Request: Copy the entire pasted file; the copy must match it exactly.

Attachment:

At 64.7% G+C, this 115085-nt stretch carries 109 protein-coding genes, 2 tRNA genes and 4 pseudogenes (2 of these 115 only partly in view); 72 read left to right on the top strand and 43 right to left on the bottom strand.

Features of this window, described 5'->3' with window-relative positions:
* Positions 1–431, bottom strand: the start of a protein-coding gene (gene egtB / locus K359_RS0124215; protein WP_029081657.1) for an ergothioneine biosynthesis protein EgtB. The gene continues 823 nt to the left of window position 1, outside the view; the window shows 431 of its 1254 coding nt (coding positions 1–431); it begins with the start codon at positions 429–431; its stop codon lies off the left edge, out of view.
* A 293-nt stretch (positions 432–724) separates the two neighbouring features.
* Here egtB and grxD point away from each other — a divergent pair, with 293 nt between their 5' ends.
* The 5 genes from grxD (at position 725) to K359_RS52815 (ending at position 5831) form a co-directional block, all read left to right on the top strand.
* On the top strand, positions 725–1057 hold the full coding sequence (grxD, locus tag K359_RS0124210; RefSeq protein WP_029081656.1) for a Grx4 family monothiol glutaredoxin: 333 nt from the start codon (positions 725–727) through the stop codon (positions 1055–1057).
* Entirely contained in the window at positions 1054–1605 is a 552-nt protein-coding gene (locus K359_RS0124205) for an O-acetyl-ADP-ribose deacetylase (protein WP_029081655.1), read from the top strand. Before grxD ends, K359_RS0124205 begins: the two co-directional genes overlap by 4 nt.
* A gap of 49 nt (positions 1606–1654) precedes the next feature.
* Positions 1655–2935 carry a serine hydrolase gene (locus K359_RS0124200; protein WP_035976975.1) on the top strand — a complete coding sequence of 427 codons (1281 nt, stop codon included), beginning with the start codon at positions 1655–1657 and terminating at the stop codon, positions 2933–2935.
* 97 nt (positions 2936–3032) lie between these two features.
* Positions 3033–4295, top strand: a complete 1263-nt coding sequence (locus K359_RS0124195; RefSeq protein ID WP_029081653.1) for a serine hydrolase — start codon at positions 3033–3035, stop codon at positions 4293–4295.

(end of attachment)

At 64.7% G+C, this 115085-nt stretch carries 109 protein-coding genes, 2 tRNA genes and 4 pseudogenes (2 of these 115 only partly in view); 72 read left to right on the top strand and 43 right to left on the bottom strand.

Features of this window, described 5'->3' with window-relative positions:
* Positions 1–431, bottom strand: the start of a protein-coding gene (gene egtB / locus K359_RS0124215; protein WP_029081657.1) for an ergothioneine biosynthesis protein EgtB. The gene continues 823 nt to the left of window position 1, outside the view; the window shows 431 of its 1254 coding nt (coding positions 1–431); it begins with the start codon at positions 429–431; its stop codon lies off the left edge, out of view.
* A 293-nt stretch (positions 432–724) separates the two neighbouring features.
* Here egtB and grxD point away from each other — a divergent pair, with 293 nt between their 5' ends.
* The 5 genes from grxD (at position 725) to K359_RS52815 (ending at position 5831) form a co-directional block, all read left to right on the top strand.
* On the top strand, positions 725–1057 hold the full coding sequence (grxD, locus tag K359_RS0124210; RefSeq protein WP_029081656.1) for a Grx4 family monothiol glutaredoxin: 333 nt from the start codon (positions 725–727) through the stop codon (positions 1055–1057).
* Entirely contained in the window at positions 1054–1605 is a 552-nt protein-coding gene (locus K359_RS0124205) for an O-acetyl-ADP-ribose deacetylase (protein WP_029081655.1), read from the top strand. Before grxD ends, K359_RS0124205 begins: the two co-directional genes overlap by 4 nt.
* A gap of 49 nt (positions 1606–1654) precedes the next feature.
* Positions 1655–2935 carry a serine hydrolase gene (locus K359_RS0124200; protein WP_035976975.1) on the top strand — a complete coding sequence of 427 codons (1281 nt, stop codon included), beginning with the start codon at positions 1655–1657 and terminating at the stop codon, positions 2933–2935.
* 97 nt (positions 2936–3032) lie between these two features.
* Positions 3033–4295, top strand: a complete 1263-nt coding sequence (locus K359_RS0124195; RefSeq protein ID WP_029081653.1) for a serine hydrolase — start codon at positions 3033–3035, stop codon at positions 4293–4295.